From: Reece Dunn (msclrhd_at_[hidden])
Date: 2004-12-24 06:04:31
Alan Gutierrez wrote:
> * I don't think it matters much, to the user, if the button they
> click is a Motif button or an Aqua button, so long as their form
> is processed. Go to Amazon. All the buttons there are images.
True, but you still need native as an option. Windows allows buttons to
be either text, image or text+image. I don't yet support images because
I do not have a graphics class to represent images yet. When I do, I
will allow images in buttons.
You must also consider how native controls interact with the OS. For
example, how are key presses handled? Accessability support? Having a
button as a native object allows it to interact with things like screen
readers and people who use the keyboard as their main input device (I
use a lot of the keyboard shortcuts in Windows for speed).
Native interoperability also means things like having the correct menu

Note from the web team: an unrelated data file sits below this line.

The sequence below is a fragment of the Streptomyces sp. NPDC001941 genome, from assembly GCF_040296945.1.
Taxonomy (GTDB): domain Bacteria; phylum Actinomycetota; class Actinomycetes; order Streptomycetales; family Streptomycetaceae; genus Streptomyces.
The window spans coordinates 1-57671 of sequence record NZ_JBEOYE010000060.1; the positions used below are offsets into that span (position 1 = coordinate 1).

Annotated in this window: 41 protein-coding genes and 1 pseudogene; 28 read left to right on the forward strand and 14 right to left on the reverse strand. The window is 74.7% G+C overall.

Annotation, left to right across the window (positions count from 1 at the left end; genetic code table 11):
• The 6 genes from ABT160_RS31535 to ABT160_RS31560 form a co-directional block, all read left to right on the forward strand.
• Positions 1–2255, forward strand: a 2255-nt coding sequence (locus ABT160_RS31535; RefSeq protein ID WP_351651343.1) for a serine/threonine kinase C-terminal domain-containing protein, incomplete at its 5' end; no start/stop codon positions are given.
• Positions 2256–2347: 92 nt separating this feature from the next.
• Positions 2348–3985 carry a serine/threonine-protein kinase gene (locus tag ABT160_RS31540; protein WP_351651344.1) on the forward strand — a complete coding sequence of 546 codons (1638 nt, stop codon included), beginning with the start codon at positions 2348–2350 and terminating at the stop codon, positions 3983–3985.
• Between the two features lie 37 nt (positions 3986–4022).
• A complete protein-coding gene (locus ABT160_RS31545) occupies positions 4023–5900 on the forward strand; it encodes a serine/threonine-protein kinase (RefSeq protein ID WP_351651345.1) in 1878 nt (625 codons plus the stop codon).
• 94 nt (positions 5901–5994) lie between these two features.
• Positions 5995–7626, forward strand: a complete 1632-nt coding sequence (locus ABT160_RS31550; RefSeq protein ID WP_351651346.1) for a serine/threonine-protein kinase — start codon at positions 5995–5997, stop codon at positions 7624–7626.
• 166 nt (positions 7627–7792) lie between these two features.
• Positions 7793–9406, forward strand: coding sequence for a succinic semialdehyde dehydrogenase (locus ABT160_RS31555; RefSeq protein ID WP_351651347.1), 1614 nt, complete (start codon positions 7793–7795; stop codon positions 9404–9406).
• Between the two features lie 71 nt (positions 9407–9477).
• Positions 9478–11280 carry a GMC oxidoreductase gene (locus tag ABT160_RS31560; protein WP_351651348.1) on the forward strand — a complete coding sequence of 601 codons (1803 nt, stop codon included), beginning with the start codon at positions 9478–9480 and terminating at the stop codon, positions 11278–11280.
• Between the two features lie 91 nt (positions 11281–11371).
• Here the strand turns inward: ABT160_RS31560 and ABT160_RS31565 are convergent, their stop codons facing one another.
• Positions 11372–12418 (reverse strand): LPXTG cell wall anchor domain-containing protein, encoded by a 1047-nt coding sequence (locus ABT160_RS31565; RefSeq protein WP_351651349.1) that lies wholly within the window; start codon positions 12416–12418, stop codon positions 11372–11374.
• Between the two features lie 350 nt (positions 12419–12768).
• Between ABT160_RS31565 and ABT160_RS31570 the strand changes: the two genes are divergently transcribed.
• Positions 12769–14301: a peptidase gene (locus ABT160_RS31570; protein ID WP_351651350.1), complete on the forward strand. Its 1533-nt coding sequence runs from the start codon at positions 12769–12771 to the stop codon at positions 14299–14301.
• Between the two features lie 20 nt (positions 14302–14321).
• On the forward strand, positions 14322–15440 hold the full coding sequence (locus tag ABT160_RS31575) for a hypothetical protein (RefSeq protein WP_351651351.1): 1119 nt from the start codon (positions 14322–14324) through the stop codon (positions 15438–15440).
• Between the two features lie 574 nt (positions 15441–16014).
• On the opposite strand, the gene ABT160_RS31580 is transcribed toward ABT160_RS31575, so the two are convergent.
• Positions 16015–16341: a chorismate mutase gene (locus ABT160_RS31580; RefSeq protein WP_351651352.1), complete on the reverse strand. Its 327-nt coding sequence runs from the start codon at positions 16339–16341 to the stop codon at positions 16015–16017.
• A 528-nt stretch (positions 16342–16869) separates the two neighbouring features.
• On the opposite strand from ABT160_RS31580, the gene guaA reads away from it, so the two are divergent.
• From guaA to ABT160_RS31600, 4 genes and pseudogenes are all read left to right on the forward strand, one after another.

nomenclature for the specific OS, responding to CTRL-P in Windows for
printing. It also means using WinXP L&F when this is applicable.
Having said that, this should be the default behaviour of an
application. This allows you to create a UI based on the components and
not having to worry about supporting Windows XP-specific logic to handle
themes properly. It should just work :).
The library should allow for you to provide owner/custom draw
functionality to provide a custom L&F. For example, allow your
application to be skinned like Mozilla Firefox/Thunderbird, WinAMP,
Windows Media Player, etc.
I need to work out how to support lightweight components that do not
consume OS resources for GUI components. Examples of this are the layout
managers that act like components, i.e. they need to consume events, but
do not take up resources on the OS.
> * Dealing with Win32 GDI controls is pain. Because they consume a
> Win32 window they are not going to place nice a more complex
> layout like a grid or a document. They are so few an simple, it
> is trivial to replicate them.
> The Win32 GDI is going to be a real problem, and it will put
> unnecessary design constraints on the GUI library if its poor
> behavior is enabled.
I think we need to do a comparison of how graphics is handled between
different systems: Win32/GDI, Win32/GDI+, Win32/DirectX, OpenGL, X11, etc.
I am going to look into this at some point, but other peoples feedback
is most welcome. I know Andy Little has experience in this area.
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